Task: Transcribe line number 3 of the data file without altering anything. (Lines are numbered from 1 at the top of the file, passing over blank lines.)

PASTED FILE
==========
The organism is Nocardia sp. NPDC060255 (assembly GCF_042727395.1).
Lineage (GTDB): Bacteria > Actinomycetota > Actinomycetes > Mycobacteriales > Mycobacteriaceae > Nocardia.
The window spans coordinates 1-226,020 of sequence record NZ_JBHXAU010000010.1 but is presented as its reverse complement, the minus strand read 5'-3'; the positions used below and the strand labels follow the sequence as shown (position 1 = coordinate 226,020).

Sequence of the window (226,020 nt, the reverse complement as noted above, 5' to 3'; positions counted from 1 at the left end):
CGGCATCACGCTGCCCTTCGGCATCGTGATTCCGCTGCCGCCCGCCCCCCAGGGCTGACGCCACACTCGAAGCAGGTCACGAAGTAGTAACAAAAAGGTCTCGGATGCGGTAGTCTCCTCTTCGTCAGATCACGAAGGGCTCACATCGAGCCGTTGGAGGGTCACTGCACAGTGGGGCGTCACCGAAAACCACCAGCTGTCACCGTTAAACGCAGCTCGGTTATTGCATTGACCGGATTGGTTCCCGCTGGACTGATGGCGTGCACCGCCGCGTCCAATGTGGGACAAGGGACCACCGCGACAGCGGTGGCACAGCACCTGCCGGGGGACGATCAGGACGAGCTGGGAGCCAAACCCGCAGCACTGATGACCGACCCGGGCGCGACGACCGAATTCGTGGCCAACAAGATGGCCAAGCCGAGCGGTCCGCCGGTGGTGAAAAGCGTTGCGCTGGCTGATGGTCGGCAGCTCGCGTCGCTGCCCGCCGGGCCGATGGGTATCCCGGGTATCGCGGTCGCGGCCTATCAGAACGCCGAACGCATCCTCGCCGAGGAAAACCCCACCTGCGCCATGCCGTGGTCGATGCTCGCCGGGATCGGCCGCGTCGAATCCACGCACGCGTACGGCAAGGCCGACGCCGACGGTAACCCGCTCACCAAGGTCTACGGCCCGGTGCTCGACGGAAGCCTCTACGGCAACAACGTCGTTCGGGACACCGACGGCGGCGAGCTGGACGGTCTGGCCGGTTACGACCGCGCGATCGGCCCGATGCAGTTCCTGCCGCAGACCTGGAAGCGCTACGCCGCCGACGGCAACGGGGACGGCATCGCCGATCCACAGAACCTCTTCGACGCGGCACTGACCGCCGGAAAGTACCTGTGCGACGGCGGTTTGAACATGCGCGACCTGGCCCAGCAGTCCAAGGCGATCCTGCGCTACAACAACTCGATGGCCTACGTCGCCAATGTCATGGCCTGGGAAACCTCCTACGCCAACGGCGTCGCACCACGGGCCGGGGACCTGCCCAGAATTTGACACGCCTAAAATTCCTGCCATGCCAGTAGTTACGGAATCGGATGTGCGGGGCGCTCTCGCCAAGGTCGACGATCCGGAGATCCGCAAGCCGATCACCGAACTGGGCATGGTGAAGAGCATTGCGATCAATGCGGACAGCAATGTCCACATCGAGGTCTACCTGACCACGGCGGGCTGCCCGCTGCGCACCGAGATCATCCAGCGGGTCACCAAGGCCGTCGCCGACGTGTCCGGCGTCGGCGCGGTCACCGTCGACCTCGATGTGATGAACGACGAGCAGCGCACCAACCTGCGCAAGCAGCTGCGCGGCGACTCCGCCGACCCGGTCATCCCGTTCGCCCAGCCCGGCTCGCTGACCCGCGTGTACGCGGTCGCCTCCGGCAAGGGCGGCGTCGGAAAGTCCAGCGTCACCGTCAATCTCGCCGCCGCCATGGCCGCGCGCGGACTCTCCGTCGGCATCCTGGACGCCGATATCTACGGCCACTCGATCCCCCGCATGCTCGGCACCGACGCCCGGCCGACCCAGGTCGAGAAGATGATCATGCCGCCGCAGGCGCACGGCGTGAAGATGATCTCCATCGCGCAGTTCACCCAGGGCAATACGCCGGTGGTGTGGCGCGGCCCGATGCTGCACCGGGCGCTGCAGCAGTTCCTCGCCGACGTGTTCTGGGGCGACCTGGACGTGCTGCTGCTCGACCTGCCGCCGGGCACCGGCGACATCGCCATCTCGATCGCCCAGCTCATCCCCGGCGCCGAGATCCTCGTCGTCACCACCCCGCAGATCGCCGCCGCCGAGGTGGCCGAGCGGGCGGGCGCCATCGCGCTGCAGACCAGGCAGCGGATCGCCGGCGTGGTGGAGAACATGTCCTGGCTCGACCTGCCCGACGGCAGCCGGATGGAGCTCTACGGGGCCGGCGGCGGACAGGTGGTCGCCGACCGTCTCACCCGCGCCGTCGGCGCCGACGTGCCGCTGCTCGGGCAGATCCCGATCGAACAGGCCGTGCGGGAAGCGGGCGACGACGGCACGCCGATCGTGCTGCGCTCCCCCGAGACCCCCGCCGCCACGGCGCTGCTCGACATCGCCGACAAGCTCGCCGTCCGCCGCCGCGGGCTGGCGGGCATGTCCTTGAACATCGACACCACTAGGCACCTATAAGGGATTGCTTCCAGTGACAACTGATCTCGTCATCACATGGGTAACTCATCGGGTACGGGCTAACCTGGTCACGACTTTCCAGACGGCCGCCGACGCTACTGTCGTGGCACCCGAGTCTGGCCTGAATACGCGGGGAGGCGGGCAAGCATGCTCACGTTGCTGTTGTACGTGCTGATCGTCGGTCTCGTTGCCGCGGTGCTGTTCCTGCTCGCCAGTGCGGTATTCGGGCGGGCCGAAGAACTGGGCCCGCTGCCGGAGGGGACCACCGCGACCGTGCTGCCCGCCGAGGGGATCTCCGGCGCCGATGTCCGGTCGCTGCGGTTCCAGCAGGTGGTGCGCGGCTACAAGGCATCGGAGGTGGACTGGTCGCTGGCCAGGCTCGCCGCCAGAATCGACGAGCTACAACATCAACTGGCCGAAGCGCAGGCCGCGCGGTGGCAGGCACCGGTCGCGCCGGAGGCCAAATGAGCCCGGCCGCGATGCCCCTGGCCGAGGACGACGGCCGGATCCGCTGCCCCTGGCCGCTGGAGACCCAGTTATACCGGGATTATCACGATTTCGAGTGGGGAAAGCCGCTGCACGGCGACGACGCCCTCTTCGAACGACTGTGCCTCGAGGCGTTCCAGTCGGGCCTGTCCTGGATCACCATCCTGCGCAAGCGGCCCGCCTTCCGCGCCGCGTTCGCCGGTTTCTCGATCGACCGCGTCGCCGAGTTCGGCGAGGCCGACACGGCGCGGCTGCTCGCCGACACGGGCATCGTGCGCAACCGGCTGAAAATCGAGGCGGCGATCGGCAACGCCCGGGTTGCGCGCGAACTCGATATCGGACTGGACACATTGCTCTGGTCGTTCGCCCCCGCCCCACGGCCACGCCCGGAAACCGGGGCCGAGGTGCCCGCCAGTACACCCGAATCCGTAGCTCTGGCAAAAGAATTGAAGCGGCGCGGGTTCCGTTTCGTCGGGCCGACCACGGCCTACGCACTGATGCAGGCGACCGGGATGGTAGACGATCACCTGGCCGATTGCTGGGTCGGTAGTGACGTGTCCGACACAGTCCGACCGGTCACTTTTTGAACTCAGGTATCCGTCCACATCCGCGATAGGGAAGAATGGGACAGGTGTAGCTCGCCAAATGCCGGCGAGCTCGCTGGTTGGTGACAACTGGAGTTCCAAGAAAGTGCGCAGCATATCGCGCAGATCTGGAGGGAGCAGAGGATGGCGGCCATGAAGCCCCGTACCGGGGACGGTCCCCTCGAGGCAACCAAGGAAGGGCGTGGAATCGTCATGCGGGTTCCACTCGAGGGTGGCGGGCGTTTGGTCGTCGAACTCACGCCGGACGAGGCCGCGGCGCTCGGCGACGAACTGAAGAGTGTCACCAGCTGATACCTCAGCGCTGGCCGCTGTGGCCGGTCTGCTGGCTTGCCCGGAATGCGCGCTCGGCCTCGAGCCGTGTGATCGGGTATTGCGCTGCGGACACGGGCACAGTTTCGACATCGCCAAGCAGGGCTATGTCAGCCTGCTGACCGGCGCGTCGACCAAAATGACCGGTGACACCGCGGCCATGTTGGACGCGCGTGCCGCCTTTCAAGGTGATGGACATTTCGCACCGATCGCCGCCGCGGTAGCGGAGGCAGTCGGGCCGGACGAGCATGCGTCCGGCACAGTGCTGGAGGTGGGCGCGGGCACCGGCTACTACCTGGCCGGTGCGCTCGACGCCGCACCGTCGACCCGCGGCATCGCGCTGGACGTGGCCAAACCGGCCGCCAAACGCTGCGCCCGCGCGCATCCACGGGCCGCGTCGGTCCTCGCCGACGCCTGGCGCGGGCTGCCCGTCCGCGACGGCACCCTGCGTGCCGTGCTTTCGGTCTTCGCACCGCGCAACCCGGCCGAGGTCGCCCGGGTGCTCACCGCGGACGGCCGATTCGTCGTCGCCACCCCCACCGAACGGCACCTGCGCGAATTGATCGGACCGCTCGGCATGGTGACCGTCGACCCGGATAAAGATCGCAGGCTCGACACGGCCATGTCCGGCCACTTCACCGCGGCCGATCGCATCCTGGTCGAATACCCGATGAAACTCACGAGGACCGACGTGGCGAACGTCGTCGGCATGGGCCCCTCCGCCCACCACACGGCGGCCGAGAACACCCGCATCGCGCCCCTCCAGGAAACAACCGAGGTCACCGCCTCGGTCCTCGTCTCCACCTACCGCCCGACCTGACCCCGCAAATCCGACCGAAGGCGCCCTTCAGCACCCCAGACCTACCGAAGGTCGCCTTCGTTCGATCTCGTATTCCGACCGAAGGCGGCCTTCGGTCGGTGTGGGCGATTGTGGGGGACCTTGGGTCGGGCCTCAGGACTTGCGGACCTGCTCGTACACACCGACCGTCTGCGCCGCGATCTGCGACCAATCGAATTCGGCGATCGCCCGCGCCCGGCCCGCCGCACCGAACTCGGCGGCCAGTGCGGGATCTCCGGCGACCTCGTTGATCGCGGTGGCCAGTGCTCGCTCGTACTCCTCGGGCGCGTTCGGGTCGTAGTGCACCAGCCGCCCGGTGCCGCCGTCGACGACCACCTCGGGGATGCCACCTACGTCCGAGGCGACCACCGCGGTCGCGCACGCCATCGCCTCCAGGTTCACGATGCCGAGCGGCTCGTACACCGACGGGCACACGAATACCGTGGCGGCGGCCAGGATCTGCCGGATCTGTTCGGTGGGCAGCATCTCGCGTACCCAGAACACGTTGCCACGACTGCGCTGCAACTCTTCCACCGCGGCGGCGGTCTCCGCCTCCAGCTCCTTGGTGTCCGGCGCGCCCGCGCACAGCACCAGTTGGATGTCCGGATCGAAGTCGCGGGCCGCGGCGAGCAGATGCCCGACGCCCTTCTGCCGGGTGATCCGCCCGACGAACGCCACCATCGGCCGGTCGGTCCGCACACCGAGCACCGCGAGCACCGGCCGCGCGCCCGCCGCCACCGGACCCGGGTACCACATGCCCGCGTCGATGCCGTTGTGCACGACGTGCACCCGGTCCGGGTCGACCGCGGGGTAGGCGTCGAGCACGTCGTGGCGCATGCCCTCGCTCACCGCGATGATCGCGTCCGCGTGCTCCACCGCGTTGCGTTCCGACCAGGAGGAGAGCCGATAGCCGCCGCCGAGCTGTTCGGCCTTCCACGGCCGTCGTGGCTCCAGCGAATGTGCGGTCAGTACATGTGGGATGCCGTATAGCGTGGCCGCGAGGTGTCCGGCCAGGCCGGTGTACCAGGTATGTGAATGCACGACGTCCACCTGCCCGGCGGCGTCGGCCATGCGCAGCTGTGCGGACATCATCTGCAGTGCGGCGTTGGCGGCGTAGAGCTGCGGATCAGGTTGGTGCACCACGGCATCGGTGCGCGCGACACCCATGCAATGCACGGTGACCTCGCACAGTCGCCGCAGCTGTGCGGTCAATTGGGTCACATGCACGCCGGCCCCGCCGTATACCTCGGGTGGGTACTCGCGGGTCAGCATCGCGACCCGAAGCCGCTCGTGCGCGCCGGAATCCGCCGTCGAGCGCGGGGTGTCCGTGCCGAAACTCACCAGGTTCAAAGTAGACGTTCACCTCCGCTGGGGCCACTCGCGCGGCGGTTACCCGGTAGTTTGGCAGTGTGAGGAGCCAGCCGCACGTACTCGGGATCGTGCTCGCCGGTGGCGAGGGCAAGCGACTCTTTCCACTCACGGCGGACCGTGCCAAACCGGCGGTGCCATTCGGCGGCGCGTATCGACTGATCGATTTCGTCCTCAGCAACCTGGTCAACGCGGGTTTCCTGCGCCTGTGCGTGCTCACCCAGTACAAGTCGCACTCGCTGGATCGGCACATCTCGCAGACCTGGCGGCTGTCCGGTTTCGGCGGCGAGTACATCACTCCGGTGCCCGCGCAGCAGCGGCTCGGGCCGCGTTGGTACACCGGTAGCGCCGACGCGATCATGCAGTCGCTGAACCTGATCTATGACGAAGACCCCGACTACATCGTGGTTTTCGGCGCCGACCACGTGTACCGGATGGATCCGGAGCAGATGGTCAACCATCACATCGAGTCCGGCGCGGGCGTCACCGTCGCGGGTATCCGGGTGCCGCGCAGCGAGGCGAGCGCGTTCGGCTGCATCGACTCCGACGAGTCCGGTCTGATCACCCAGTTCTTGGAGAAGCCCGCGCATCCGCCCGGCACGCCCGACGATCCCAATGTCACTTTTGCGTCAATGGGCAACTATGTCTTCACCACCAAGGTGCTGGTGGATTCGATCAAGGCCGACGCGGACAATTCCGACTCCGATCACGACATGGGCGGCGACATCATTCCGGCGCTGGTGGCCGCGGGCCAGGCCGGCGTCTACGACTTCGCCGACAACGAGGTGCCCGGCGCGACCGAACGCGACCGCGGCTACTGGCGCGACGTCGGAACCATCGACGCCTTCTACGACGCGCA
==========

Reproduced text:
The window spans coordinates 1-226,020 of sequence record NZ_JBHXAU010000010.1 but is presented as its reverse complement, the minus strand read 5'-3'; the positions used below and the strand labels follow the sequence as shown (position 1 = coordinate 226,020).